Although the arrest of Gen. Ratko Mladic may be a step toward Serbia’s accession to the EU, the country still has a long way to go – politically, economically and in winning hearts and minds.
With the arrest of alleged war crimes mastermind Ratko Mladic, which conveniently coincided with the arrival of a European Union delegation in the country, Serbia can cross one more item off of its pre-accession to-do list. Only one alleged Serbian nationalist war criminal, Goran Hadzic, now remains at large. President Boris Tadic has promised Hadzic will be arrested “as soon as possible.”
"The arrest of Ratko Mladic will help to close a dark chapter in the history of the Balkans,” said Council of Europe secretary general Thorbjorn Jaglund in a statement. “It will open the way for reconciliation in the region, and help all countries to focus on their European future. Therefore this is also good news for the people of Serbia.”
The New York Times described the mood of pan-European officials and elites as “euphoric.”
The situation on the ground, however, was much more contentious. Which people was Jaglund referring to? Certainly not those nationalists who rioted in the streets to learn of their leader’s arrest. According to the BBC, over 7,000 people protested in Belgrade, chanting nationalist slogans and hurling stones and flares, after learning of Mladic’s May 26 (date check) arrest, and 3000 in his native region. "Cooperation with the Hague tribunal represents treason," said Lidija Vukevic, spokeswoman for the Serbian Radical Party, the most influential of multiple right-wing nationalist factions. "This is a protest against the shameful arrest of the Serbian hero."
Canadians will remember that while only a minute number of Quebecers supported, much less joined, the FLQ, a whole lot more—enough to make federalists very nervous—quietly voted for sovereignty in the 1980 and 1995 referendums. While those who rioted in Belgrade may represent a lunatic fringe, Euroskeptics form a significant part of the Serbian population, as much as 40 per cent. Ill-timed EU intervention or further economic difficulty could push this number higher, and make a membership referendum difficult.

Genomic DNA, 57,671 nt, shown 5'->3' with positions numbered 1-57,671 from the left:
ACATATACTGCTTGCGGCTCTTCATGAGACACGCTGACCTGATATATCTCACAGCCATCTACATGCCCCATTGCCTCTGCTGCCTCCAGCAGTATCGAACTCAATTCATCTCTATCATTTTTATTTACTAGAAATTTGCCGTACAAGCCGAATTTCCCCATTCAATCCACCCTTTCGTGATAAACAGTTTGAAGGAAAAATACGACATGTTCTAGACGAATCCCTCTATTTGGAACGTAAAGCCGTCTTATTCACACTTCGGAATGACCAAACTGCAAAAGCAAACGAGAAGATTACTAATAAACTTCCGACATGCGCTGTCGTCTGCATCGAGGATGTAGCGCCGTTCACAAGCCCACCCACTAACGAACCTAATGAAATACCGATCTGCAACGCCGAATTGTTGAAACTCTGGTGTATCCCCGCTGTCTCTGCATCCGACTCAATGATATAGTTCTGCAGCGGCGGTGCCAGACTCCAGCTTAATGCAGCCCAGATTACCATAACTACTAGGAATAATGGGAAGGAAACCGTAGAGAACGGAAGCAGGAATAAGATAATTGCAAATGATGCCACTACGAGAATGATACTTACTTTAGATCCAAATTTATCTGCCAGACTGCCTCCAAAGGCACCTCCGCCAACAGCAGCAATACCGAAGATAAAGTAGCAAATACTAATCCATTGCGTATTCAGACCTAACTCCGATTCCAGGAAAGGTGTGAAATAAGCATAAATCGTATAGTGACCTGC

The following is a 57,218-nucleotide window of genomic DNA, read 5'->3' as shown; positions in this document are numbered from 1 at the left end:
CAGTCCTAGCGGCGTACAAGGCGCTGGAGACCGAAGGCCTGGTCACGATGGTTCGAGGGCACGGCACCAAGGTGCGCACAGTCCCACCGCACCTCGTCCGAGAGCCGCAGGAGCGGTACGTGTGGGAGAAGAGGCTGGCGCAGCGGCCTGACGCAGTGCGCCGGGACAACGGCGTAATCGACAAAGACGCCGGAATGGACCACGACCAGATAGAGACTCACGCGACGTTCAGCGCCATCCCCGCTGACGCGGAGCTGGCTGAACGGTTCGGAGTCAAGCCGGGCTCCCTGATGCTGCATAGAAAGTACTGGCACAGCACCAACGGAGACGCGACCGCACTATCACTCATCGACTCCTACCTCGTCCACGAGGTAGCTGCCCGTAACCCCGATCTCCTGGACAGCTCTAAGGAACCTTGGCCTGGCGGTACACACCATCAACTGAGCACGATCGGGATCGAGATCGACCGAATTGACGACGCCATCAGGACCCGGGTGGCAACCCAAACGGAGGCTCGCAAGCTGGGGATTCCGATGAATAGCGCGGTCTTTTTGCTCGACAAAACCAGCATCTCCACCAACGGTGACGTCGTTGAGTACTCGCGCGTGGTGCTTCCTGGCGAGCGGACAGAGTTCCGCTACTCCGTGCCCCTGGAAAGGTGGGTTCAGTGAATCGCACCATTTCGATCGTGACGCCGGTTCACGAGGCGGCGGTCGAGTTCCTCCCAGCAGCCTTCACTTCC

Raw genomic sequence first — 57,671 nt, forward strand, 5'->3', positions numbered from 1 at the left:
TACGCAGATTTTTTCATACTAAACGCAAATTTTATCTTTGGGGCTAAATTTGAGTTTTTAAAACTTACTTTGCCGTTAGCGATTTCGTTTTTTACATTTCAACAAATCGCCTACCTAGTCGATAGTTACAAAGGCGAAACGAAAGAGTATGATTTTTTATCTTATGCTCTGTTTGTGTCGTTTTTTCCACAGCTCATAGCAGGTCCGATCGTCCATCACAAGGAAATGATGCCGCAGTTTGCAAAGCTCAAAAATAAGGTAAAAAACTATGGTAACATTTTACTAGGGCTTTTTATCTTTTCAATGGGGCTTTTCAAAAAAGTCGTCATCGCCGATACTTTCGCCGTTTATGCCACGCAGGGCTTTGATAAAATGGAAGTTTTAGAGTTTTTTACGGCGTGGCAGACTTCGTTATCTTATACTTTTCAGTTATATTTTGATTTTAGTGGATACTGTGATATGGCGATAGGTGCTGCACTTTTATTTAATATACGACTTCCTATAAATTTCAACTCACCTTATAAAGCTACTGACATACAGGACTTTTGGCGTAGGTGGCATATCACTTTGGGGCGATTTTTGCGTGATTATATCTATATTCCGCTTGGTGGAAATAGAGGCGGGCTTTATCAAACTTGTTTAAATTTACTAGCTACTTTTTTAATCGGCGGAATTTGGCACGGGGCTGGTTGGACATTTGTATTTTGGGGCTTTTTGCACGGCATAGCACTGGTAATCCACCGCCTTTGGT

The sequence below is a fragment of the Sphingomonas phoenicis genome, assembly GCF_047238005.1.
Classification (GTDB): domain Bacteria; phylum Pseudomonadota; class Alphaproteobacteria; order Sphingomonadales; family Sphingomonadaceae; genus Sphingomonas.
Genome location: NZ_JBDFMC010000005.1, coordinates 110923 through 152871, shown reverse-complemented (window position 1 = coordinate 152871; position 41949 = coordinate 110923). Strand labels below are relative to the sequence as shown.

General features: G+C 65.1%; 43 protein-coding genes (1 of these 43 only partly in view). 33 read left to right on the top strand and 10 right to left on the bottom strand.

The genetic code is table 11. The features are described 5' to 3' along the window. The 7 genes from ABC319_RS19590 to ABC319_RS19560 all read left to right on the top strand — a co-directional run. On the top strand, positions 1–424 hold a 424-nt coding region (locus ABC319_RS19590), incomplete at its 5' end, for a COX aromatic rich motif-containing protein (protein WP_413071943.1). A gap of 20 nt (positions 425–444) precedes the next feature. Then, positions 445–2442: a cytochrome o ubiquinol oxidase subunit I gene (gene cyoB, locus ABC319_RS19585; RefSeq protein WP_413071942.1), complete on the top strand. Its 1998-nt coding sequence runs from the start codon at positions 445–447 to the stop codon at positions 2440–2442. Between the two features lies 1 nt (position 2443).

While the poll numbers of the ultranationalist SRP may be on the decline (partially because its leader, Vojislav Seselj, has been sent to The Hague himself), smaller parties have won votes in the fractious parliament by adopting a similar nationalist ideology. Political parties in Serbia, according to an editorial by the staff of influential Serbian TV network B92, are faced with a problem: “If they were to openly welcome Mladić’s arrest, they would antagonize a part of their voters, among whom there are still a lot of Mladić’s sympathizers.”
Historically, the voters who have sided with nationalist movements in the Balkans have been those who have fared worst in the ongoing economic growing pains that followed the collapse of Yugoslav socialism—less educated, rural males who held, or would have held, factory jobs under socialism. In the years immediately following the breakup of socialist Yugoslavia, IMF intervention led to closure for 49 per cent of the countries factories. Result: an entire demographic group with no way to provide for themselves and nothing to do. Those who are too young to remember socialism have another, fresher memory to turn them off of integration, the 1999 NATO bombing of Belgrade. The majority of this group is also skeptical of any form of Western intervention, be it homosexuality and the gay rights movement (which some see as an internationalist conspiracy to threaten the survival of the Serbian ethnic group), NGO funding for certain organizations, recognition of Kosovo independence or, you guessed it, integration into a supranational body.
For this social group, Mladic, Karadzic, Hadzic and their contemporaries are admirable people who, whatever their faults, at least stood up for Serbian national identity and integrity. Pro-EU president Boris Tadic and his supporters are seen as collaborators with a superstate seeking to upend Serbian life as it has been for centuries.
Serbia’s EU membership is, objectively, a long way off. Although it applied for EU membership in 2009, it has not yet received official candidate status To go from candidate status to the opening of official accession negotiations takes over a year, and then comes the long, tortuous process of the acquis communautaire, bringing a candidate country’s legislation in line with EU law on everything from fish imports to the always-contentious issue of minority rights.
While a significant step may have been taken, accession is still a distant dream for the Serbian elite, and a downright scary proposition for many Serbs. Both the pro-accession lobbies and the nationalists still have plenty of time to press their points and win hearts and minds. It is those hearts and minds, not a few elites in Brussels celebrating the arrest of a single man, that will decide if Serbia enters the EU, decides not to, or is dragged there kicking and screaming.